Rhona Hoffman Gallery is thrilled to present The Ins and Outs: Figures in the Urban Landscape, the gallery’s third solo exhibition with Brooklyn-based artist Derrick Adams. Speaking to a legacy of perseverance in the Black community, Adams’ new paintings unfold the twists and turns, joys and struggles of navigating life in an urban context.
A continuation of Adams’ Deconstruction Worker series (2010–), the constructed portraits depict the everyday with a style drawn from Modernism and the idealized and exaggerated forms of traditional African sculpture, also taking inspiration from contemporary pop culture and vernacular scenes from the artist’s life. Rendered in a cubist style, the subjects are framed by abstracted city streets on which miniature model automobiles break free of the two-dimensional plane. The city grid speaks to the paradox of movement and progress—both individual and collective—within the confines of existing paths. Whether posed or caught in motion, the subjects are surrounded by an environment that adjusts to accommodate each individual. For Adams, the works suggest that “we are who we are because our presence is strong enough to also inform the spaces we occupy.”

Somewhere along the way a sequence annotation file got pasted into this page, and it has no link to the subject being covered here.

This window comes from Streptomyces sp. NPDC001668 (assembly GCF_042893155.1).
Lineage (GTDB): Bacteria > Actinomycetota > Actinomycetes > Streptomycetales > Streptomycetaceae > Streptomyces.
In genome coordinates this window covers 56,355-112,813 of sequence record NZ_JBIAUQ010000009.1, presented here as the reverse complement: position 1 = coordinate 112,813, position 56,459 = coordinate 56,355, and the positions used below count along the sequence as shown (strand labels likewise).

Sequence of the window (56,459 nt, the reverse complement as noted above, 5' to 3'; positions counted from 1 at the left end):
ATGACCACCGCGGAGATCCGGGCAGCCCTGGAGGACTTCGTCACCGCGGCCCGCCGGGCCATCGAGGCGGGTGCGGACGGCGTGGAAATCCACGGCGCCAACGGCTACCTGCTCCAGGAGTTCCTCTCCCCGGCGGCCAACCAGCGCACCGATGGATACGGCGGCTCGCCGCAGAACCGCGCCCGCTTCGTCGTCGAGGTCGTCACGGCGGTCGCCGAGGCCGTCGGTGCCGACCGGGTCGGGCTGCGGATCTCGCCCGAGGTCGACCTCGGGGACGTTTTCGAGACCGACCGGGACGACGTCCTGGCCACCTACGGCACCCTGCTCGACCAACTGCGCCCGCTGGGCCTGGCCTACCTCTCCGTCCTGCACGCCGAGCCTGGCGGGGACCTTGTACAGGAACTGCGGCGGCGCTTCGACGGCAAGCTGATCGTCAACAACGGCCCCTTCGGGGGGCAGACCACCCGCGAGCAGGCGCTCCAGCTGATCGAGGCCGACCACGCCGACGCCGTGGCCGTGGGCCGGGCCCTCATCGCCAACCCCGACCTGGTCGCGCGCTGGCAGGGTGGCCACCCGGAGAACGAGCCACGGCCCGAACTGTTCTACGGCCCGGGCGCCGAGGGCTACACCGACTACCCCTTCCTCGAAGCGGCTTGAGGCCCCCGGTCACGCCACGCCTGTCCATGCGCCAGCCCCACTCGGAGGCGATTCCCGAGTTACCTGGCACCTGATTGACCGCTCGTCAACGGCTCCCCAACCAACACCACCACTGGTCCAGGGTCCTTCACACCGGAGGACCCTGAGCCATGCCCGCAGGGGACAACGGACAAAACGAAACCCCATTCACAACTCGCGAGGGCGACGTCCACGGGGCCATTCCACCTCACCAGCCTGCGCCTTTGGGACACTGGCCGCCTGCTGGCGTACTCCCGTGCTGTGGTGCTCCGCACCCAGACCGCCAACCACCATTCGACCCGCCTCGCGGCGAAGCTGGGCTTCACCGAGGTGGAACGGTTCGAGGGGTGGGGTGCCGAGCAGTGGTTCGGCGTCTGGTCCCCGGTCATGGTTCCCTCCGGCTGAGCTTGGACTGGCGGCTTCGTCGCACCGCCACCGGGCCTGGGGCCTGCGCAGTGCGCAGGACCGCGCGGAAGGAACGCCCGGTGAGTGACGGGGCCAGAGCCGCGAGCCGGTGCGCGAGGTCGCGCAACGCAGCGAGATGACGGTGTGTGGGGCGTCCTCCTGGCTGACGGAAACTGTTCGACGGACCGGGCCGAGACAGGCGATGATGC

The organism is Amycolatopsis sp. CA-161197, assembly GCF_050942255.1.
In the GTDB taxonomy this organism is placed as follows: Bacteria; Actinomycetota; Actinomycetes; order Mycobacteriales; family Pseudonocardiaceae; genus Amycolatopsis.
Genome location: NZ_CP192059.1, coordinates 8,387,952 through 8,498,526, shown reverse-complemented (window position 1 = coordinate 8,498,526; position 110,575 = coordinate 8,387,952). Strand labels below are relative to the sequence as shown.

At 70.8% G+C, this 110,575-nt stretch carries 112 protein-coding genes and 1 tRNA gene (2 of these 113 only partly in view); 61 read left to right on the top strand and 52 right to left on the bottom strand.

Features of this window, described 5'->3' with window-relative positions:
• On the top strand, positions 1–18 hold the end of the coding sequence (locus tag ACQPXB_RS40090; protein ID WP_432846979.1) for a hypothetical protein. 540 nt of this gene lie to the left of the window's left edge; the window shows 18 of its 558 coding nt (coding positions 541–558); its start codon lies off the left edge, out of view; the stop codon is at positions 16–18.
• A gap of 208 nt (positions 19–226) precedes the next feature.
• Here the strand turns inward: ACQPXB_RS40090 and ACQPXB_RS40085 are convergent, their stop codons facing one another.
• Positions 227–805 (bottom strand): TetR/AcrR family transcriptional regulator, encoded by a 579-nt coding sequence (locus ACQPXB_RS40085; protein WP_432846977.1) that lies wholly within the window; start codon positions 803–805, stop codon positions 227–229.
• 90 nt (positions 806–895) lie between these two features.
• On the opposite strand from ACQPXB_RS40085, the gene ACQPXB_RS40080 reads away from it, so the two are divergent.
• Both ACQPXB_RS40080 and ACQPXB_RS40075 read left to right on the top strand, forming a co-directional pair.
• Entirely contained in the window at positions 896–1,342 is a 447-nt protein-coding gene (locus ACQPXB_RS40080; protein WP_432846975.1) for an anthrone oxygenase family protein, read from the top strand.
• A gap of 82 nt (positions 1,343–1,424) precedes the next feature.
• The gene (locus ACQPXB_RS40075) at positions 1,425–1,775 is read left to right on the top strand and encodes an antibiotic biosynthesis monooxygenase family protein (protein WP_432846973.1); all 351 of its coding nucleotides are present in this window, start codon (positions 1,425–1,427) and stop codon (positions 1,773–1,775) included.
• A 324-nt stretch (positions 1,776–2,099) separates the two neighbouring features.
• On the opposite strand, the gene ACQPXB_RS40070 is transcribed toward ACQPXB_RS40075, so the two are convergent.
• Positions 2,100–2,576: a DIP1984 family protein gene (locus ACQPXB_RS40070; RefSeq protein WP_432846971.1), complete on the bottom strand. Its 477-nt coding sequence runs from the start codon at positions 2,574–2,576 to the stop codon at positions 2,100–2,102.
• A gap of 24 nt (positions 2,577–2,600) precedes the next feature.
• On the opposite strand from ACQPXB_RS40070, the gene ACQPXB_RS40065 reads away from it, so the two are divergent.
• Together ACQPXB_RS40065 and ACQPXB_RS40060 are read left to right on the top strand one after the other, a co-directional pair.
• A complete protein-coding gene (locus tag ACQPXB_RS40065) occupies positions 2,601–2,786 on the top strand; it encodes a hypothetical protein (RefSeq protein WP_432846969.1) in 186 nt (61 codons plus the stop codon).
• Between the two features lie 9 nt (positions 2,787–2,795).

With this work, Adams continues his ongoing project of creating space to imagine alternative narratives; he seeks to empower his viewers with fulfillment and dignity, proposing that awareness of one’s own cultural capital can be foundational to Black autonomy.
Born in Baltimore, Maryland, Derrick Adams is a Brooklyn–based, multidisciplinary artist. He received his MFA from Columbia University, BFA from Pratt Institute, and is an alumnus of the Skowhegan School of Painting and Sculpture and the Sharpe-Walentas Studio Program. He is a recipient of the Joyce Alexander Wein Artist Prize, Louis Comfort Tiffany Award, and Agnes Martin Fellowship. He has exhibited and/or performed at MoMA PS1, Brooklyn Museum of Art, PERFORMA, Studio Museum in Harlem, Brooklyn Academy of Music, The Metropolitan Museum of Art, The Museum of Arts and Design in NY, and Museum of Contemporary Art Denver. His work is in numerous institutional collections, including the Studio Museum in Harlem, Metropolitan Museum of Art, and the Whitney Museum of American Art.
May 31 - July 6, 2019